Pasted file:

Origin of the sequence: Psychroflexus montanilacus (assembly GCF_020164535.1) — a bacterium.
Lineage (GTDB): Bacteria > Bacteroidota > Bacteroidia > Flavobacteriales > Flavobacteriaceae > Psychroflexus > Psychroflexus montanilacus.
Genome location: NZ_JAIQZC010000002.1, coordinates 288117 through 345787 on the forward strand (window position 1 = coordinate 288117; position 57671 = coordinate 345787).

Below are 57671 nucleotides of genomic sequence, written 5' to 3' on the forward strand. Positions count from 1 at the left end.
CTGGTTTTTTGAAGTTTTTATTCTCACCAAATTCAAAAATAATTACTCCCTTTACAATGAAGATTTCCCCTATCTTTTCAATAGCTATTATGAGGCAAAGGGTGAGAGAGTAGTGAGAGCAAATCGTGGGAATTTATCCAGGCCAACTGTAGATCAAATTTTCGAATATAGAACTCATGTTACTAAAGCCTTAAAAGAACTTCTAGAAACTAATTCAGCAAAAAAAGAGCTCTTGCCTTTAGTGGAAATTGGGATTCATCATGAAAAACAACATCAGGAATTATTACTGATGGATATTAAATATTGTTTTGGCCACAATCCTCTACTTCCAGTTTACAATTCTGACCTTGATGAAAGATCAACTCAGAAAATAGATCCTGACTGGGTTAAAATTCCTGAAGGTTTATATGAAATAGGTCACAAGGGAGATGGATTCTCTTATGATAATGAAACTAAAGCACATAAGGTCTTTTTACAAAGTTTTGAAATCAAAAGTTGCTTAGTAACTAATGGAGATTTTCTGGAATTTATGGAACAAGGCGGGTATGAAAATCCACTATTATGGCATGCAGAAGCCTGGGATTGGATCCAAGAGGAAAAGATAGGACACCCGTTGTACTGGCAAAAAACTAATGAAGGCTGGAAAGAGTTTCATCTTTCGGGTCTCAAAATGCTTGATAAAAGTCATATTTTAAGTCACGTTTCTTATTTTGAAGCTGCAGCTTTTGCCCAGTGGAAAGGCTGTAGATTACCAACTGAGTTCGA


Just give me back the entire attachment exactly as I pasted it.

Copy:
Origin of the sequence: Psychroflexus montanilacus (assembly GCF_020164535.1) — a bacterium.
Lineage (GTDB): Bacteria > Bacteroidota > Bacteroidia > Flavobacteriales > Flavobacteriaceae > Psychroflexus > Psychroflexus montanilacus.
Genome location: NZ_JAIQZC010000002.1, coordinates 288117 through 345787 on the forward strand (window position 1 = coordinate 288117; position 57671 = coordinate 345787).

Below are 57671 nucleotides of genomic sequence, written 5' to 3' on the forward strand. Positions count from 1 at the left end.
CTGGTTTTTTGAAGTTTTTATTCTCACCAAATTCAAAAATAATTACTCCCTTTACAATGAAGATTTCCCCTATCTTTTCAATAGCTATTATGAGGCAAAGGGTGAGAGAGTAGTGAGAGCAAATCGTGGGAATTTATCCAGGCCAACTGTAGATCAAATTTTCGAATATAGAACTCATGTTACTAAAGCCTTAAAAGAACTTCTAGAAACTAATTCAGCAAAAAAAGAGCTCTTGCCTTTAGTGGAAATTGGGATTCATCATGAAAAACAACATCAGGAATTATTACTGATGGATATTAAATATTGTTTTGGCCACAATCCTCTACTTCCAGTTTACAATTCTGACCTTGATGAAAGATCAACTCAGAAAATAGATCCTGACTGGGTTAAAATTCCTGAAGGTTTATATGAAATAGGTCACAAGGGAGATGGATTCTCTTATGATAATGAAACTAAAGCACATAAGGTCTTTTTACAAAGTTTTGAAATCAAAAGTTGCTTAGTAACTAATGGAGATTTTCTGGAATTTATGGAACAAGGCGGGTATGAAAATCCACTATTATGGCATGCAGAAGCCTGGGATTGGATCCAAGAGGAAAAGATAGGACACCCGTTGTACTGGCAAAAAACTAATGAAGGCTGGAAAGAGTTTCATCTTTCGGGTCTCAAAATGCTTGATAAAAGTCATATTTTAAGTCACGTTTCTTATTTTGAAGCTGCAGCTTTTGCCCAGTGGAAAGGCTGTAGATTACCAACTGAGTTCGA